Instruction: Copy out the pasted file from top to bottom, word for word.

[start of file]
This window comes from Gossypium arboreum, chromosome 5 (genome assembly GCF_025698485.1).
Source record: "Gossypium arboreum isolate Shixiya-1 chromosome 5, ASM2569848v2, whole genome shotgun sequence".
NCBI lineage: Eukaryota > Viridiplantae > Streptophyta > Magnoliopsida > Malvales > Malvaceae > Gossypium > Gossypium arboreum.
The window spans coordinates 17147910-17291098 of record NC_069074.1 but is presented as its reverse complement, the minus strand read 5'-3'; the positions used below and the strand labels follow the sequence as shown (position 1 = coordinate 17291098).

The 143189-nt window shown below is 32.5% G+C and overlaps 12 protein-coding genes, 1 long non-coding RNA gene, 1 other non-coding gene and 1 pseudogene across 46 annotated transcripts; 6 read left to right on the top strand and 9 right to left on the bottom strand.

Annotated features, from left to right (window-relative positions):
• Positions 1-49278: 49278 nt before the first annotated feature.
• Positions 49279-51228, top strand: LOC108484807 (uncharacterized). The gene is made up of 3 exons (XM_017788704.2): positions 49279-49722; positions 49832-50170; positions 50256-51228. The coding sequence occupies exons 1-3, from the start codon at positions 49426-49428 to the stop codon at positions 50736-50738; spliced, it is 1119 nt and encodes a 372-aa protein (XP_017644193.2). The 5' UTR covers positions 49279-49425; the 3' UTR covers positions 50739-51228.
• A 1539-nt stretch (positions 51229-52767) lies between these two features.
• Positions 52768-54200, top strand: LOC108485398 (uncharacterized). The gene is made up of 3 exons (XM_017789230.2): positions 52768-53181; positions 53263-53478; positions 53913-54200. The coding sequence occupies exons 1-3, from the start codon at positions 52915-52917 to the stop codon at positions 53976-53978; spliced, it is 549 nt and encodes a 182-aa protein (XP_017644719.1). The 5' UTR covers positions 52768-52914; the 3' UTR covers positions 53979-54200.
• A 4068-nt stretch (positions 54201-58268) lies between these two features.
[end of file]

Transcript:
This window comes from Gossypium arboreum, chromosome 5 (genome assembly GCF_025698485.1).
Source record: "Gossypium arboreum isolate Shixiya-1 chromosome 5, ASM2569848v2, whole genome shotgun sequence".
NCBI lineage: Eukaryota > Viridiplantae > Streptophyta > Magnoliopsida > Malvales > Malvaceae > Gossypium > Gossypium arboreum.
The window spans coordinates 17147910-17291098 of record NC_069074.1 but is presented as its reverse complement, the minus strand read 5'-3'; the positions used below and the strand labels follow the sequence as shown (position 1 = coordinate 17291098).

The 143189-nt window shown below is 32.5% G+C and overlaps 12 protein-coding genes, 1 long non-coding RNA gene, 1 other non-coding gene and 1 pseudogene across 46 annotated transcripts; 6 read left to right on the top strand and 9 right to left on the bottom strand.

Annotated features, from left to right (window-relative positions):
• Positions 1-49278: 49278 nt before the first annotated feature.
• Positions 49279-51228, top strand: LOC108484807 (uncharacterized). The gene is made up of 3 exons (XM_017788704.2): positions 49279-49722; positions 49832-50170; positions 50256-51228. The coding sequence occupies exons 1-3, from the start codon at positions 49426-49428 to the stop codon at positions 50736-50738; spliced, it is 1119 nt and encodes a 372-aa protein (XP_017644193.2). The 5' UTR covers positions 49279-49425; the 3' UTR covers positions 50739-51228.
• A 1539-nt stretch (positions 51229-52767) lies between these two features.
• Positions 52768-54200, top strand: LOC108485398 (uncharacterized). The gene is made up of 3 exons (XM_017789230.2): positions 52768-53181; positions 53263-53478; positions 53913-54200. The coding sequence occupies exons 1-3, from the start codon at positions 52915-52917 to the stop codon at positions 53976-53978; spliced, it is 549 nt and encodes a 182-aa protein (XP_017644719.1). The 5' UTR covers positions 52768-52914; the 3' UTR covers positions 53979-54200.
• A 4068-nt stretch (positions 54201-58268) lies between these two features.